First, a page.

Coach Rodriguez: "I think even though the investigation really started mid season, I thought our players and our staff did a good job of staying focused. I think our players will continue to do that. I really like that attitude of the team Dave. I think they've been focused throughout this whole process and I do not think that this case that we go in front of in August will affect them at all. I think our players are very excited about the upcoming season. I know the staff is very excited about it and it's going to be a relief as Dave mentioned early to get this process over, but I do not think there is going to be anything to distract our guys from doing what they have to do to have a great season."
Question: Our next question comes from Mitch Albom: So that I understand this correctly Dave from a quick read of the documents; it seems that you are recommended from a punishment or whatever word you want to use that you lose more practice hours, two hours for every one that you went over the rules, etc. and that you would be under probation; A) do I have that right in terms of the general totality of the punishment and B) what if the NCAA says well we do not feel that is strong enough you need to lose something that actually could affect your program, i.e. bowl appearances, i.e. recruiting; these are generally the kinds of things that hurt programs in terms of their ability to go out and recruit players because players do not necessarily want to come to schools that are not going to be able to go to a bowl or there is a limited number of recruits; I do not see that in my quick read of this as something that you're recommending for punishment. Would you be upset or surprised if the NCAA wanted something along those lines or more than what you are suggesting in the practice hours being reduced?
Dave Brandon: "Yeah Mitch, a more thorough review, and I know it is a lot of tonnage of paperwork and you've had limited time, but a more thorough review will indicate that as it indicates to our self imposed sanctions, in addition to a two to one payback on any hours that we were over, we terminated the individual the who had the integrity problem. We're doing the letters or reprimand for everyone involved. In our quality control staff we're reducing it by 40%. So we're taking two of the five and we're eliminating those positions and the resulting three quality control staff are going to be suspended from any activity pertaining to any practice, on the bench at game time and/or coaches meetings, all of which are permissible. So what we're doing is denying ourselves the five positions that we used to have that have been reduced to three and the three that are left for a period of one year are basically taking them out of commission. So we believe we're addressing the time situation in terms of the countable hours. We believe that we are addressing the coachable position issue with what we are doing with the quality control folks, the two year probation we think sends a strong message as it relates to our commitment to adhering to the rules going forward and we believe based on the advice we've gotten and the precedent that we have seen from other cases that this is a good job of matching up the consequences of these violations with the content of the violations. Having said that, the NCAA has the ultimate authority here, and we have the ability go to before them in August, and we will and will take our case to those folks, and we will give them our point of view and ultimately they will decide whether are self imposed sanctions are appropriate or not."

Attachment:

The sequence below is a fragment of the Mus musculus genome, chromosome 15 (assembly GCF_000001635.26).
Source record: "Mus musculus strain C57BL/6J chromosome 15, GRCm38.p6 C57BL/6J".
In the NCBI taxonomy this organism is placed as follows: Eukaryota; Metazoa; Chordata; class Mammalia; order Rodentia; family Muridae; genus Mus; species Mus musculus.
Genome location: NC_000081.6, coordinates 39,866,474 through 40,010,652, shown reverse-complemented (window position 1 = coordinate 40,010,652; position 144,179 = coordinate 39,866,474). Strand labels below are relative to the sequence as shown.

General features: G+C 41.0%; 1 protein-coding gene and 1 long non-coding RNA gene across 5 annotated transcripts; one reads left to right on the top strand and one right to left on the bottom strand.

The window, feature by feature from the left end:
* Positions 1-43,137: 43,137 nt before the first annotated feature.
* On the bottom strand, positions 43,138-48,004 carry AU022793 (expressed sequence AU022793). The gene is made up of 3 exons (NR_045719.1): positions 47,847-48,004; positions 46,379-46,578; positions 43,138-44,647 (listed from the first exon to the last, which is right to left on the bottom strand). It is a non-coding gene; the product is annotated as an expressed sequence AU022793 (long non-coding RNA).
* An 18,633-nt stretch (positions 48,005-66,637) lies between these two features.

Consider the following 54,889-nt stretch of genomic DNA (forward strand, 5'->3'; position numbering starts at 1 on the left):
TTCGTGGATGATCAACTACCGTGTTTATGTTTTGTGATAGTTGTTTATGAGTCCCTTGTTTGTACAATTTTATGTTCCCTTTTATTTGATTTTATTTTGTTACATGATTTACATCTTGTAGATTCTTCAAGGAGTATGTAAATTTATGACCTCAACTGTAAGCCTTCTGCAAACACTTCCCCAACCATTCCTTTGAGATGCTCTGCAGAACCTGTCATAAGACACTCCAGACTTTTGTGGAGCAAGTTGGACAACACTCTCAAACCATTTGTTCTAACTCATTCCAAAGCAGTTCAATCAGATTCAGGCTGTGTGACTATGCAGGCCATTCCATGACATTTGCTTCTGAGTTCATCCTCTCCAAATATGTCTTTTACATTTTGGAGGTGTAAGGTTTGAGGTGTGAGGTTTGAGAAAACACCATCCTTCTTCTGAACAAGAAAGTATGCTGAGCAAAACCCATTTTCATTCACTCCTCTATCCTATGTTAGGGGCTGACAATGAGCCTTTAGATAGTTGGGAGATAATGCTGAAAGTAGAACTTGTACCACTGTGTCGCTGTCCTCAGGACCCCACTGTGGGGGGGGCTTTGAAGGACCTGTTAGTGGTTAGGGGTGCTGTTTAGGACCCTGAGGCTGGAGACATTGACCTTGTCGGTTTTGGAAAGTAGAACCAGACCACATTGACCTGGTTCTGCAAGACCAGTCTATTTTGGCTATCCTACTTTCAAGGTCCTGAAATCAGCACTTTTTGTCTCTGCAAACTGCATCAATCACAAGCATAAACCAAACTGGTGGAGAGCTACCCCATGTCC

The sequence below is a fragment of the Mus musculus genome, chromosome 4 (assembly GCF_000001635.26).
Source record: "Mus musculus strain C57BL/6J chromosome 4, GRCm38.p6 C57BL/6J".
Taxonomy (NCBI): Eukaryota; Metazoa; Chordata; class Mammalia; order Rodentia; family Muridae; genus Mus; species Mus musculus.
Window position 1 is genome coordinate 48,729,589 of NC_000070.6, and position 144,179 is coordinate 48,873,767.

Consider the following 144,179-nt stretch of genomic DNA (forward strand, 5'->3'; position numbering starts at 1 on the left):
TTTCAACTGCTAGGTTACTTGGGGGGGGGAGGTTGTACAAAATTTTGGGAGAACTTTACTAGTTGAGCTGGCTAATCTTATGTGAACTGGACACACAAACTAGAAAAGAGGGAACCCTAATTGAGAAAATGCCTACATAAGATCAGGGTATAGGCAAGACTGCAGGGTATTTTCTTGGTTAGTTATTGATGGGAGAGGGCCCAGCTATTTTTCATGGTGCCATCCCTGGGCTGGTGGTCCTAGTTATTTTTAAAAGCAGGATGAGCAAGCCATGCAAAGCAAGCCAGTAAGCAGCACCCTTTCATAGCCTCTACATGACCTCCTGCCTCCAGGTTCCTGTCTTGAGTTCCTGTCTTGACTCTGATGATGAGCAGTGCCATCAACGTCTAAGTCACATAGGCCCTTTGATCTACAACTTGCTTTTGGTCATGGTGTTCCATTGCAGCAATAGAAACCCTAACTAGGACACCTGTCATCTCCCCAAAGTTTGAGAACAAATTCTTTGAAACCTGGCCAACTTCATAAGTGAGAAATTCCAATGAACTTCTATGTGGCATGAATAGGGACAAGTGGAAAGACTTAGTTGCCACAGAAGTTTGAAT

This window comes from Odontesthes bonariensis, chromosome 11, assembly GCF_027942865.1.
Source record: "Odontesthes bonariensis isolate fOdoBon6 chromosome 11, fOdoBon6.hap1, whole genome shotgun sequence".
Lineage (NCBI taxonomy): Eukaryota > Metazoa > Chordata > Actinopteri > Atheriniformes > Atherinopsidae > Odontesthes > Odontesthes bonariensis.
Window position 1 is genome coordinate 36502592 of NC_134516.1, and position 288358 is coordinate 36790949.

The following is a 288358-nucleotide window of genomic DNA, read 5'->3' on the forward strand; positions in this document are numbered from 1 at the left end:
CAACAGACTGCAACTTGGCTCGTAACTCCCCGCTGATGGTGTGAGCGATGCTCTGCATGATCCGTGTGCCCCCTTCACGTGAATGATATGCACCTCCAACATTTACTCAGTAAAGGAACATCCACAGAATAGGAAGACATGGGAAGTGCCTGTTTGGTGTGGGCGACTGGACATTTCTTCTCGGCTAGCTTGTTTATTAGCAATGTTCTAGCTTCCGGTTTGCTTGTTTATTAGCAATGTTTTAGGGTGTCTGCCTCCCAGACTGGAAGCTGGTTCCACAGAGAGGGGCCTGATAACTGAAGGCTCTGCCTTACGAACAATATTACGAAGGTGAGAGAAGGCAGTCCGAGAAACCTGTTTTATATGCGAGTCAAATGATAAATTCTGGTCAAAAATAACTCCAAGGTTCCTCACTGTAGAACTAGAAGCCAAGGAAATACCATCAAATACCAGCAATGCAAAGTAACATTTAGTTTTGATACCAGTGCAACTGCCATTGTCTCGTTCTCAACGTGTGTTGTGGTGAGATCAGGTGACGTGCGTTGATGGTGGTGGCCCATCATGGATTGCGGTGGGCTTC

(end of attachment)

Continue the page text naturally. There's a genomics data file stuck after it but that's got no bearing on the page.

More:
Question: Mark Schlabach your line is open: The biggest disagreement seems to be the NCAA belief that Rich fostered an atmosphere or culture of noncompliance; you are steadfastly in disagreement with that; what was your basis for that disagreement?
Dave Brandon: "Well I strongly disagree with that. We did an internal investigation and obviously as the director of athletics here that was an area where I had an extreme level of interest and I can tell you that our compliance group talks about this coach as being as open and transparent as anyone that they've every worked with. Our compliance group has assured me that they had full access to this program in any shape or form they wanted to take advantage of that access. There was absolutely no intent by this coach or any of his assistant coaches to hide or deny access to our compliance people to anything and in some cases they were reacting to very specific direction that they were getting from compliance when they made the decision that they made. So we disagree, I disagree that Rich failed to provide an atmosphere of compliance. I think Rich is a coach that understands the importance of following the rules and has a history of following the rules and although he would be the first to agree, there were details that were not managed as well as we wish they would have and there are decisions we made that we wish we could reverse. At the end of the day, I do not believe any of that rises to the level of failure to provide an atmosphere or compliance and that's what we are communicating back to the NCAA."
Question: We will take questions form in the room from here on out. There is a provision in Rich's contract that says if the program is guilty of major violations under his watch it would be cause for termination; obviously he is still here, he is still the head coach right now, do you feel that what the violations were did not meet the standard of that?